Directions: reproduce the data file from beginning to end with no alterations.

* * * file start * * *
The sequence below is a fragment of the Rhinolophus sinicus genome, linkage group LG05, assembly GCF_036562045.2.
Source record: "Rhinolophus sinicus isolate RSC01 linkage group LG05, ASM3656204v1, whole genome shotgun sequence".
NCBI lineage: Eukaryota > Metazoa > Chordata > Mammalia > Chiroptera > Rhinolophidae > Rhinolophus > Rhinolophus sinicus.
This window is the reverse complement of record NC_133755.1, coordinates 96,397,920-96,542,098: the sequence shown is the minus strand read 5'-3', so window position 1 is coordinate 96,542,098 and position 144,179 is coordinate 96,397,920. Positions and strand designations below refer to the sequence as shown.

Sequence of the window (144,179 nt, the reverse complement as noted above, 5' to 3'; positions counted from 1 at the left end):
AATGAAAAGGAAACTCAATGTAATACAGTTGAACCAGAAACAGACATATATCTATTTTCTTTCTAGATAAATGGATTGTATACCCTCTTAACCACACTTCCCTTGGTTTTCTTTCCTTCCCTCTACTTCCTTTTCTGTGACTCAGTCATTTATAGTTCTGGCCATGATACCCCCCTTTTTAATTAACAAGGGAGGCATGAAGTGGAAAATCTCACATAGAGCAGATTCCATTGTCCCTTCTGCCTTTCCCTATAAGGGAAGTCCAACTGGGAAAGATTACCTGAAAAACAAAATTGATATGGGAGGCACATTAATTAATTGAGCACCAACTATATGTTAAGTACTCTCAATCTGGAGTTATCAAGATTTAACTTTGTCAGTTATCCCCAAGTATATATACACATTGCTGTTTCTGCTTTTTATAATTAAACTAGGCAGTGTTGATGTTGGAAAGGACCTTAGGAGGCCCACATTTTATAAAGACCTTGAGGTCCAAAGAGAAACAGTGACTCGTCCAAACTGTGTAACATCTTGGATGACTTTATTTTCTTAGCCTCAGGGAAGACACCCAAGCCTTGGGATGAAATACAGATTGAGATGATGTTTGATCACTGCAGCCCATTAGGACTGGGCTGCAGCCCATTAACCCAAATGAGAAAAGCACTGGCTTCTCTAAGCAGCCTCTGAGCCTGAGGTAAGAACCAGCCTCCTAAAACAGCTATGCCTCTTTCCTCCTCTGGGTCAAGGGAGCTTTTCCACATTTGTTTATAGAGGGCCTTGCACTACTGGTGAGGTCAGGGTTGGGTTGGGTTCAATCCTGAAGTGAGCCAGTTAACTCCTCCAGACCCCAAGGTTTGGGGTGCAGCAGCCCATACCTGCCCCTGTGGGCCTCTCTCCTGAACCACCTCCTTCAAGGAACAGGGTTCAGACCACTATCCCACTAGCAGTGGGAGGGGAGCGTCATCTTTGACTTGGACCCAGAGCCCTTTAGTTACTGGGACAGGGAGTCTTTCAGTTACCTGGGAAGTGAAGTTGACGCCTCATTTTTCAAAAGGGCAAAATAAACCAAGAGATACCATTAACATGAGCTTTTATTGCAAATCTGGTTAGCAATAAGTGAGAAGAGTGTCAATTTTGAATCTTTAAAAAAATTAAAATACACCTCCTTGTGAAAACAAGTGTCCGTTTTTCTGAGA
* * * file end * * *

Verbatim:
The sequence below is a fragment of the Rhinolophus sinicus genome, linkage group LG05, assembly GCF_036562045.2.
Source record: "Rhinolophus sinicus isolate RSC01 linkage group LG05, ASM3656204v1, whole genome shotgun sequence".
NCBI lineage: Eukaryota > Metazoa > Chordata > Mammalia > Chiroptera > Rhinolophidae > Rhinolophus > Rhinolophus sinicus.
This window is the reverse complement of record NC_133755.1, coordinates 96,397,920-96,542,098: the sequence shown is the minus strand read 5'-3', so window position 1 is coordinate 96,542,098 and position 144,179 is coordinate 96,397,920. Positions and strand designations below refer to the sequence as shown.

Sequence of the window (144,179 nt, the reverse complement as noted above, 5' to 3'; positions counted from 1 at the left end):
AATGAAAAGGAAACTCAATGTAATACAGTTGAACCAGAAACAGACATATATCTATTTTCTTTCTAGATAAATGGATTGTATACCCTCTTAACCACACTTCCCTTGGTTTTCTTTCCTTCCCTCTACTTCCTTTTCTGTGACTCAGTCATTTATAGTTCTGGCCATGATACCCCCCTTTTTAATTAACAAGGGAGGCATGAAGTGGAAAATCTCACATAGAGCAGATTCCATTGTCCCTTCTGCCTTTCCCTATAAGGGAAGTCCAACTGGGAAAGATTACCTGAAAAACAAAATTGATATGGGAGGCACATTAATTAATTGAGCACCAACTATATGTTAAGTACTCTCAATCTGGAGTTATCAAGATTTAACTTTGTCAGTTATCCCCAAGTATATATACACATTGCTGTTTCTGCTTTTTATAATTAAACTAGGCAGTGTTGATGTTGGAAAGGACCTTAGGAGGCCCACATTTTATAAAGACCTTGAGGTCCAAAGAGAAACAGTGACTCGTCCAAACTGTGTAACATCTTGGATGACTTTATTTTCTTAGCCTCAGGGAAGACACCCAAGCCTTGGGATGAAATACAGATTGAGATGATGTTTGATCACTGCAGCCCATTAGGACTGGGCTGCAGCCCATTAACCCAAATGAGAAAAGCACTGGCTTCTCTAAGCAGCCTCTGAGCCTGAGGTAAGAACCAGCCTCCTAAAACAGCTATGCCTCTTTCCTCCTCTGGGTCAAGGGAGCTTTTCCACATTTGTTTATAGAGGGCCTTGCACTACTGGTGAGGTCAGGGTTGGGTTGGGTTCAATCCTGAAGTGAGCCAGTTAACTCCTCCAGACCCCAAGGTTTGGGGTGCAGCAGCCCATACCTGCCCCTGTGGGCCTCTCTCCTGAACCACCTCCTTCAAGGAACAGGGTTCAGACCACTATCCCACTAGCAGTGGGAGGGGAGCGTCATCTTTGACTTGGACCCAGAGCCCTTTAGTTACTGGGACAGGGAGTCTTTCAGTTACCTGGGAAGTGAAGTTGACGCCTCATTTTTCAAAAGGGCAAAATAAACCAAGAGATACCATTAACATGAGCTTTTATTGCAAATCTGGTTAGCAATAAGTGAGAAGAGTGTCAATTTTGAATCTTTAAAAAAATTAAAATACACCTCCTTGTGAAAACAAGTGTCCGTTTTTCTGAGA